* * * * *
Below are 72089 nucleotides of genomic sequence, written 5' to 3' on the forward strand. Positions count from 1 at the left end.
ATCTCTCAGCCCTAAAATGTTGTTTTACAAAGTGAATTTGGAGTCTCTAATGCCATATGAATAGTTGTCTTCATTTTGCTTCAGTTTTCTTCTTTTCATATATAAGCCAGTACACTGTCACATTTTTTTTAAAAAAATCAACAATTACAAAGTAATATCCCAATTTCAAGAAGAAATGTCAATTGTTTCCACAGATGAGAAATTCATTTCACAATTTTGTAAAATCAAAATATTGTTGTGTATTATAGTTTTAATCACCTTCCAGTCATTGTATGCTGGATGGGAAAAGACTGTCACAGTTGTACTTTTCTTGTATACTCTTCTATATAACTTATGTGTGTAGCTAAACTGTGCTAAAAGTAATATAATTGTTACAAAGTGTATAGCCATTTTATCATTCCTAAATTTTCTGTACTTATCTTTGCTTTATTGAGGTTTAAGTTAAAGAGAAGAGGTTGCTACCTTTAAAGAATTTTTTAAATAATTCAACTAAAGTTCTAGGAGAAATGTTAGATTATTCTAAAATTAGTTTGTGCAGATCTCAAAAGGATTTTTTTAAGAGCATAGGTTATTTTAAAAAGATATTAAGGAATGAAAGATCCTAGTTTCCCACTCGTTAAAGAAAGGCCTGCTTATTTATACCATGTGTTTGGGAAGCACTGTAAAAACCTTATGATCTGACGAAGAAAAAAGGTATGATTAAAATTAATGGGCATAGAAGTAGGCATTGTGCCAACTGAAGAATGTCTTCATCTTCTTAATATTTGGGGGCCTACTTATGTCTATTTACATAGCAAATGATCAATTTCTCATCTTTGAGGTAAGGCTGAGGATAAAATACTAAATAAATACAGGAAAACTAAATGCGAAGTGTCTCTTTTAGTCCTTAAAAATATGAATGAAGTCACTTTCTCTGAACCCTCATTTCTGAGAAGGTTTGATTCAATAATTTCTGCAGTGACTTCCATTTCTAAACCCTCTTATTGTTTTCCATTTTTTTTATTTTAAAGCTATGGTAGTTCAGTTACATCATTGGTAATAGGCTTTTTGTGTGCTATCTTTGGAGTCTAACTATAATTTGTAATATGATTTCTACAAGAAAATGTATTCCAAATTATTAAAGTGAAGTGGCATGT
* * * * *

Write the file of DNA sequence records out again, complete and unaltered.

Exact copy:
Below are 72089 nucleotides of genomic sequence, written 5' to 3' on the forward strand. Positions count from 1 at the left end.
ATCTCTCAGCCCTAAAATGTTGTTTTACAAAGTGAATTTGGAGTCTCTAATGCCATATGAATAGTTGTCTTCATTTTGCTTCAGTTTTCTTCTTTTCATATATAAGCCAGTACACTGTCACATTTTTTTTAAAAAAATCAACAATTACAAAGTAATATCCCAATTTCAAGAAGAAATGTCAATTGTTTCCACAGATGAGAAATTCATTTCACAATTTTGTAAAATCAAAATATTGTTGTGTATTATAGTTTTAATCACCTTCCAGTCATTGTATGCTGGATGGGAAAAGACTGTCACAGTTGTACTTTTCTTGTATACTCTTCTATATAACTTATGTGTGTAGCTAAACTGTGCTAAAAGTAATATAATTGTTACAAAGTGTATAGCCATTTTATCATTCCTAAATTTTCTGTACTTATCTTTGCTTTATTGAGGTTTAAGTTAAAGAGAAGAGGTTGCTACCTTTAAAGAATTTTTTAAATAATTCAACTAAAGTTCTAGGAGAAATGTTAGATTATTCTAAAATTAGTTTGTGCAGATCTCAAAAGGATTTTTTTAAGAGCATAGGTTATTTTAAAAAGATATTAAGGAATGAAAGATCCTAGTTTCCCACTCGTTAAAGAAAGGCCTGCTTATTTATACCATGTGTTTGGGAAGCACTGTAAAAACCTTATGATCTGACGAAGAAAAAAGGTATGATTAAAATTAATGGGCATAGAAGTAGGCATTGTGCCAACTGAAGAATGTCTTCATCTTCTTAATATTTGGGGGCCTACTTATGTCTATTTACATAGCAAATGATCAATTTCTCATCTTTGAGGTAAGGCTGAGGATAAAATACTAAATAAATACAGGAAAACTAAATGCGAAGTGTCTCTTTTAGTCCTTAAAAATATGAATGAAGTCACTTTCTCTGAACCCTCATTTCTGAGAAGGTTTGATTCAATAATTTCTGCAGTGACTTCCATTTCTAAACCCTCTTATTGTTTTCCATTTTTTTTATTTTAAAGCTATGGTAGTTCAGTTACATCATTGGTAATAGGCTTTTTGTGTGCTATCTTTGGAGTCTAACTATAATTTGTAATATGATTTCTACAAGAAAATGTATTCCAAATTATTAAAGTGAAGTGGCATGT